Ukraine war: Deserters risk death fleeing to Romania

Nick Thorpe writes in BBC News (first published in June):

“The Tisa was shallower than I expected, just up to my chest,” said George. “So I didn’t need to swim. I just waded across the river.”

When he reached the Romanian shore, a Ukrainian patrol spotted him.

“I heard shots first, then a string of insults. But I wasn’t afraid. When you’ve spent time at the front, you know the difference between bullets fired in the air, and bullets fired at you.”

George is a big man with a soft face and a wounded look. As a deserter from the Ukrainian army, he would face 10 years in jail if he were caught.

George is not his real name. His and the names of other Ukrainians in this piece have been changed to protect their identities.

His first night in the trenches was the worst. That was in March last year, a month after the war started.

“We had 27 dead and 57 injured.” He flicks through images on his phone of his former comrades. His forehead crumples as he does so and his big hands shake.

“All these people are dead, except me and that one” – he points to a woman in camouflage fatigues.

It took him several weeks and thousands of euros paid to a network of “guides”, to cross the whole of Ukraine from the eastern war zone to this green and peaceful western border.

Enforcing the draft in Ukraine can be difficult and corruption is recognised as a major problem by the authorities. Reliable sources in western Ukraine speak of the existence of a “monthly rate” – a payment made to keep someone out of the army.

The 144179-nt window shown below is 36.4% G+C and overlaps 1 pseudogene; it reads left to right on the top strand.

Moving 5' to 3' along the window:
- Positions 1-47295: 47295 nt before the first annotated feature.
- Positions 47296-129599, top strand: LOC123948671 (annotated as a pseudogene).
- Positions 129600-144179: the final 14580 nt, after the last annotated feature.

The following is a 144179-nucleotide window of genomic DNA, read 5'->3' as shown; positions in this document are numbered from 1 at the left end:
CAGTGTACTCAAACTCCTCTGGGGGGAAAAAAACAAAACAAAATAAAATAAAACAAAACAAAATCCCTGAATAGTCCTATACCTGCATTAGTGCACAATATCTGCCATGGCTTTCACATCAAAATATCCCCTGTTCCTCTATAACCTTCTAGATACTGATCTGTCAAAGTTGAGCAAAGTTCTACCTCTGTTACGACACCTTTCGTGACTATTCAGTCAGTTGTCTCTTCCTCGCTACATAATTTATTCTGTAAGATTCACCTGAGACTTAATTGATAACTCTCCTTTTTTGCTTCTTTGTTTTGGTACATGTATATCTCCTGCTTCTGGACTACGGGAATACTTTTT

There are also reports from the Ukrainian frontlines, of commanders asking the recruitment office to stop sending them men who don’t want to or are too scared to fight. They are just a burden in battle.

But many men see fleeing to another country illegally as their only chance of avoiding combat.

The Ukrainian army stops cars and buses every dozen kilometres on the road beside the Tisa river, looking for draft dodgers. Their database, chaotic at the start of the war, is improving.

The Ukrainian Border Police recently reported that they are detaining up to 20 men a day. The BBC has approached the Armed Forces of Ukraine for comment on rates of desertion and draft dodging.

But according to the Romanian immigration authority, 6,200 Ukrainian men of military age have crossed the 600 km (373 mile) border into Romania illegally since Russia’s full-scale invasion last year and been granted temporary protection.

Some 20,000 others made it there legally, armed with exemptions – sometimes paid for, sometimes not – and chose not to return.

And according to unofficial Ukrainian figures, 90 men have died on the journey to Romania – either drowned in the Tisa, or frozen to death in the mountains – in the past 15 months.

Both sides have problems to contend with. The stories of tens of thousands of Russians fleeing the war and mobilisation have been extensively reported.

But this is the story of those Ukrainians who quit or dodged the call-up.

Dima rolls back his sock to show me his right foot. It looks like a round, pink club.

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